The standard statistics were dusted off ahead of the latest meeting between all-too-familiar foes Atletico Madrid and Real Madrid on Tuesday in the Santiago Bernabeu: Cristiano Ronaldo has scored 13 goals in 14 Madrid derby matches; Iker Casillas, restored in the Real goal after a week of hand-wringing in the capital, has never been on the losing side in 27 derby matches; Real had most recently failed to score at home 26 matches ago, in a 1-0 loss to Atlético, and had scored in their past 13 Super Cup matches.
But the one statistic that has traditionally haunted Atletico has been shelved definitively; that irritating bone in the throat of not having beaten Real in 14 years was finally ejected in the 2013 Copa del Rey final.
Today, there is more parity between the sides, at least on the pitch. Diego Simeone noted drily this week that while Real can spend 95 million euros on two players, Atletico has had to build a new squad with the same amount.
Nevertheless, Tuesday's 1-1 draw was the fourth consecutive stalemate over 90 minutes between the sides. Atletico's game plan to stifle Real's creativity and hit on the counterattack again asked questions of Carlo Ancelotti's side that will be repeated by many other teams this season, at home and on the continent.
The first and foremost of these, which dominated the match buildup, was whether James Rodriguez or Angel Di Maria should start. Ancelotti's answer to the particular problem was to leave both on the bench and field Toni Kroos on the left of midfield in a 4-3-3, which handed the responsibility to launch attacks to the German international.
The range of passing Kroos displayed wooed the Bernabeu, but equally impressive was his combative performance in the face of Atletico's robust blueprint. The German seemed to positively enjoy the physical confrontation, and he was instrumental in Real's battle to control the midfield.
Both Di Maria and James would come to the fore in the second half, when the game eventually came to life.
Simeone, as was forecast, set up his side in a 4-4-2 with Mario Suarez and Gabi screening the back four. Little wonder with such a brick wall to break through that the first shot of the match came on 11 minutes, when Gareth Bale fired wide.
Real failed to muster a single shot on target in the opening 45 minutes, as Atletico stifled the home side's creativity, despite Real enjoying the lion's share of possession.
Seemingly fresh out of ideas, it took a most unexpected source to force Ancelotti into a change at halftime: Cristiano Ronaldo, who had hardly been his imposing self, was forced off with a problem in his left leg and replaced by James, who slotted into the front three.
Bale drew Atletico keeper Miguel Angel Moya into action for the first time shortly after the restart, as Real began to assert their game on the visitor. In the course of the second half, Real's shot tally rose to 18, with four on target.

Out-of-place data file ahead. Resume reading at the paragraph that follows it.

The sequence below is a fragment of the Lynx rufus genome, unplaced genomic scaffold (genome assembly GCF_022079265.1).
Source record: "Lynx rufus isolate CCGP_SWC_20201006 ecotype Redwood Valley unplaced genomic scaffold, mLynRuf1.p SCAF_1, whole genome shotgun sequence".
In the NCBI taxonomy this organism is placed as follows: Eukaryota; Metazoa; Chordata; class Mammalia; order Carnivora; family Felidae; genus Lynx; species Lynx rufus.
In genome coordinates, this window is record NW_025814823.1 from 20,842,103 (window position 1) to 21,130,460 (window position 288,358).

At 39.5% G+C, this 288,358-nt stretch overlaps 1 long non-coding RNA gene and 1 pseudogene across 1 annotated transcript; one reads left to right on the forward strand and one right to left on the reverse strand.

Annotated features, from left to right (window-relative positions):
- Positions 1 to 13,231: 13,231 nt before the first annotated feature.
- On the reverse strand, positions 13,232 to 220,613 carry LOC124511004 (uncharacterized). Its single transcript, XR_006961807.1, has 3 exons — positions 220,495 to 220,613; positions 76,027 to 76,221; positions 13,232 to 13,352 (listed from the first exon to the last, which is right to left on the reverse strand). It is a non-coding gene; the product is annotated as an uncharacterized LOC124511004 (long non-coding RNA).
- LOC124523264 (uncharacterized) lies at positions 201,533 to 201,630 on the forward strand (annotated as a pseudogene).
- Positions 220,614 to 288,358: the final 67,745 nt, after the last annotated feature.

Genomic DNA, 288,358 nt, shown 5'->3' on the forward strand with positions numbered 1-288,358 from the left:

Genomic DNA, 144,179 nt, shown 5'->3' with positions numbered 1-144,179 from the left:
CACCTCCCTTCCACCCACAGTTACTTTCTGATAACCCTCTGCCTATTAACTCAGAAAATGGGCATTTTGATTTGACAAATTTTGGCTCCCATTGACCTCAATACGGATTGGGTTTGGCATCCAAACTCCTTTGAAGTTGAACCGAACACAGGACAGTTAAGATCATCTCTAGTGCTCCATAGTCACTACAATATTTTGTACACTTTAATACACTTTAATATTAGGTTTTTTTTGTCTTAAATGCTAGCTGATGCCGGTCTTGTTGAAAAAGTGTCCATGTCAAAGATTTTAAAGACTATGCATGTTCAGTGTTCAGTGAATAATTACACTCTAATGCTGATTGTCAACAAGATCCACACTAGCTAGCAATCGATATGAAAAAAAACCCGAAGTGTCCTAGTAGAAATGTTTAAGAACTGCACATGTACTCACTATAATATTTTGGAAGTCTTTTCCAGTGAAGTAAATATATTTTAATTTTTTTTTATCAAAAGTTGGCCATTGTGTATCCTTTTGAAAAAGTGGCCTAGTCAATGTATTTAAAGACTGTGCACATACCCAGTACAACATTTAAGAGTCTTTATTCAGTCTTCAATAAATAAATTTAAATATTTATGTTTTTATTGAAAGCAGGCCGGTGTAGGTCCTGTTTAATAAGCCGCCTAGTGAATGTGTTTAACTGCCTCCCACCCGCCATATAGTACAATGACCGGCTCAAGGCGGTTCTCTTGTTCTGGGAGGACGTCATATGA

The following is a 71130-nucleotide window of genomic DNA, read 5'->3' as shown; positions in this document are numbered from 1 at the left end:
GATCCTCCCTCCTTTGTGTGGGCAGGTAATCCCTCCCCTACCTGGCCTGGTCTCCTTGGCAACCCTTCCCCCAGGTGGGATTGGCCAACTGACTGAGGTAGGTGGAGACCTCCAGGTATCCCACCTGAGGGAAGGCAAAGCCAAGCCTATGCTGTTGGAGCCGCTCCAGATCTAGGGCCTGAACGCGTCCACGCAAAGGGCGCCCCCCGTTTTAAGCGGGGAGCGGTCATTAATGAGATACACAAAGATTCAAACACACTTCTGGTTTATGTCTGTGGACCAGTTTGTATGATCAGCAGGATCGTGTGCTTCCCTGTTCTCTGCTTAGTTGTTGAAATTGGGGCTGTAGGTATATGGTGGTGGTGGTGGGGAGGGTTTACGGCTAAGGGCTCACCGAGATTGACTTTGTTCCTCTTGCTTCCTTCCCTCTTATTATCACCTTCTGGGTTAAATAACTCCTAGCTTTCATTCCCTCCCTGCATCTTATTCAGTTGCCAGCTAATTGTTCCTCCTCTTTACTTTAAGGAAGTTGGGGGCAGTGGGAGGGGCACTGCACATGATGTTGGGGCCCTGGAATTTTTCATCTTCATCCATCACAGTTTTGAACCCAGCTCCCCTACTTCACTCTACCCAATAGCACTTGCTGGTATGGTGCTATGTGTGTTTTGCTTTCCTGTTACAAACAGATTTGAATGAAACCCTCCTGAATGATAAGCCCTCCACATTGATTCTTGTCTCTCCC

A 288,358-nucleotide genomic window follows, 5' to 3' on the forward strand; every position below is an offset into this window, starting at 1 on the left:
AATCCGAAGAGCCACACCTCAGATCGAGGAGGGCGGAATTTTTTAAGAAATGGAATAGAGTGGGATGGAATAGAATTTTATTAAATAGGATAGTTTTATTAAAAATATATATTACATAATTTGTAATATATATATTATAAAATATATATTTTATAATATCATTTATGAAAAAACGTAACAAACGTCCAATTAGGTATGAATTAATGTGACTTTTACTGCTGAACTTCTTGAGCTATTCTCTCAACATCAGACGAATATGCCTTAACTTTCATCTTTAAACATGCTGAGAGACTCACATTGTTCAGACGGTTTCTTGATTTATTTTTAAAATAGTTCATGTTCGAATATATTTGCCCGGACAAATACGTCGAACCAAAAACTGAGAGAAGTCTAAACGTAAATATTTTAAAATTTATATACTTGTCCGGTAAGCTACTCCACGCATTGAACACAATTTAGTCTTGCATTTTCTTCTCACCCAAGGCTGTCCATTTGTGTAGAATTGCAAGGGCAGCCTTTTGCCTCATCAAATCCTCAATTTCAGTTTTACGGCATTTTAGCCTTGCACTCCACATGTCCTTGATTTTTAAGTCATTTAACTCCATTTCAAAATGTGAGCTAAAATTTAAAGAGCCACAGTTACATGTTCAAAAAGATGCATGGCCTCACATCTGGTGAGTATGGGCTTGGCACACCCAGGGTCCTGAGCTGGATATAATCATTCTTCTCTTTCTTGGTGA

The one that counted came from James, who broke the deadlock with his second attempt in a Real shirt, even though his celebration, which was suitably exuberant, was better than the goal, which took a wicked deflection on the way in.
Raul García was booked for encroachment in what it should be hoped is a precursor of things to come in the shiny new era of the vanishing spray, and Bale's retake stung Moya's hands and fell invitingly to Kroos, whose only poor touch of the evening threatened the Barajas flight path but not the Atletico keeper.
It was the sort of chance that Karim Benzema might have been expected to be on the end of as Real's only out-and-out striker, but the Frenchman had one of those nights.
More worryingly for Ancelotti and his staff was the manner of Atletico's equalizer, which, exactly like the Rojiblanco's last two goals against Madrid, came courtesy of a set-piece.
As the Real defence moved en masse toward the ball, Garcia pulled away and guided the corner past a helpless Iker Casillas, who will no doubt face minute scrutiny between now and Friday, especially after Ancelotti said postmatch that he had decided on his first-choice stopper but wasn't going to say who it is.
In spite of all the debate raging over Casillas and whether he should be dropped for Keylor Navas, the set-piece conundrum remains Real's Achilles heel.
The first leg of this year's Super Cup was played much as might be expected for what is a glorified friendly; Real were slightly superior in terms of play, while Atletico perhaps won the physical battle. But the manner of the visitors' equalizer -- and its timing -- should be of more concern to Real Madrid than who should start in goal or in midfield.
A huge ovation for Di Maria was a message to the board, but a move for a central defender before the transfer window closes would be cheered even louder.